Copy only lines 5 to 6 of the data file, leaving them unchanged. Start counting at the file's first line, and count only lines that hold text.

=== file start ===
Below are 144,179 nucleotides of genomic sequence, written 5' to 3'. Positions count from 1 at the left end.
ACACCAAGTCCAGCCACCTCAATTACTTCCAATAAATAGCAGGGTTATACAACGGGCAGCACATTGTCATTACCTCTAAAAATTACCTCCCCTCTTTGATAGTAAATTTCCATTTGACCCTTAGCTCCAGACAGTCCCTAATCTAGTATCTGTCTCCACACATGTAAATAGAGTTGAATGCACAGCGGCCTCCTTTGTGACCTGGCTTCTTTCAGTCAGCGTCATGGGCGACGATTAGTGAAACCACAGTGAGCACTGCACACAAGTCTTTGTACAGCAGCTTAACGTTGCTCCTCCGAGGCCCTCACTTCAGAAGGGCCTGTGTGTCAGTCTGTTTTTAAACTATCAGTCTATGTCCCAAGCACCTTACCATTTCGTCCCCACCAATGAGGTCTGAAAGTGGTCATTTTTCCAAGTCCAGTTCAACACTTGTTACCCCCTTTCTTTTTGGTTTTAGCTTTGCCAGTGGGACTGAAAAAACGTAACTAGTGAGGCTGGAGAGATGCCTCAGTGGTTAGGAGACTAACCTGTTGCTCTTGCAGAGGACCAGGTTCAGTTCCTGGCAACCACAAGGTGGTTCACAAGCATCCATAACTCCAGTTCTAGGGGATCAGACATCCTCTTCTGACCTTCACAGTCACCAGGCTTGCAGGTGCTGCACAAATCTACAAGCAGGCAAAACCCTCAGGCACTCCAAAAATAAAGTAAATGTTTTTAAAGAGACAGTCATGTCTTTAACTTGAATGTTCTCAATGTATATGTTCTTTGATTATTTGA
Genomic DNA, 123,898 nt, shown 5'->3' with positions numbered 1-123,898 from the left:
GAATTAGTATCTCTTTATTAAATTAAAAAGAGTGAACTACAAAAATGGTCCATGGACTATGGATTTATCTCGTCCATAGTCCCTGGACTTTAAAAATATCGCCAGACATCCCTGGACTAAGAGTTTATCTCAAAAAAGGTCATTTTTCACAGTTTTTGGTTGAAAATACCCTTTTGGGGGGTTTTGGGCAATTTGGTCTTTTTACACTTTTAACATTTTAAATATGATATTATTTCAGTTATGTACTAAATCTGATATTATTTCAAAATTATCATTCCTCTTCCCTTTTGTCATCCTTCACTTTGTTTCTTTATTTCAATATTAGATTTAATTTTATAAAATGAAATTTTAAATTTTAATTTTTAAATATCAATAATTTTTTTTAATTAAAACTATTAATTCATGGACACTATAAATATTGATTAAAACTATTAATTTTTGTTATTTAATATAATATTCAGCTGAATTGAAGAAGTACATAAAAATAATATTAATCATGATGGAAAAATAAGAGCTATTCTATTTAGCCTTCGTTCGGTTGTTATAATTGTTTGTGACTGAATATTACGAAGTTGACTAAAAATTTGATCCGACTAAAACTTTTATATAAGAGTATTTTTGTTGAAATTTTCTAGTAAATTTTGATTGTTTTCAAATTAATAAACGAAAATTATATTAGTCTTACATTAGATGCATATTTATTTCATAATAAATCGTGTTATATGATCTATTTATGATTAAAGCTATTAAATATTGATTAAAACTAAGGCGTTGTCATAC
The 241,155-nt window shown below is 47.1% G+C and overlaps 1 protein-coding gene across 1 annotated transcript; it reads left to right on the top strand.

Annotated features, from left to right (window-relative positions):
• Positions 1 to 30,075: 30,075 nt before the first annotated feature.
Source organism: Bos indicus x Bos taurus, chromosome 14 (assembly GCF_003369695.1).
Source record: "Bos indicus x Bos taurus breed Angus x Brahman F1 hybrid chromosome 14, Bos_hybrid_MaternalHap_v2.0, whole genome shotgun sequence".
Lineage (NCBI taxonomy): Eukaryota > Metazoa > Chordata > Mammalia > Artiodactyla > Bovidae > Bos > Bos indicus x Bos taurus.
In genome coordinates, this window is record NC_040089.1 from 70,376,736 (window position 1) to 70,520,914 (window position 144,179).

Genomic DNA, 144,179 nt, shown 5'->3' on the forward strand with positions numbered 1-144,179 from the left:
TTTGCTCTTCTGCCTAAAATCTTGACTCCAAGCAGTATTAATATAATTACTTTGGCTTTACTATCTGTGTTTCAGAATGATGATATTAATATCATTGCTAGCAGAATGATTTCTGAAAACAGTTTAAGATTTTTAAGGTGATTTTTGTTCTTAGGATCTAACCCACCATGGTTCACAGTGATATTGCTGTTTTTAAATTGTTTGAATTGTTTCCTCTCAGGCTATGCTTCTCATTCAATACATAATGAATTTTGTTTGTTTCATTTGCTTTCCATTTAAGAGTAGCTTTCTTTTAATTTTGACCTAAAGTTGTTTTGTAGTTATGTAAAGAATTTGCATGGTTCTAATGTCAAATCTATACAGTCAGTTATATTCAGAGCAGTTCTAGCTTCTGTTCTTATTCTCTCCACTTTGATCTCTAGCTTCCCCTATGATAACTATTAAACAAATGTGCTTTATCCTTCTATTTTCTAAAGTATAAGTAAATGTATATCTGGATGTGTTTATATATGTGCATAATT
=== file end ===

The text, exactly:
The 241,155-nt window shown below is 47.1% G+C and overlaps 1 protein-coding gene across 1 annotated transcript; it reads left to right on the top strand.

Annotated features, from left to right (window-relative positions):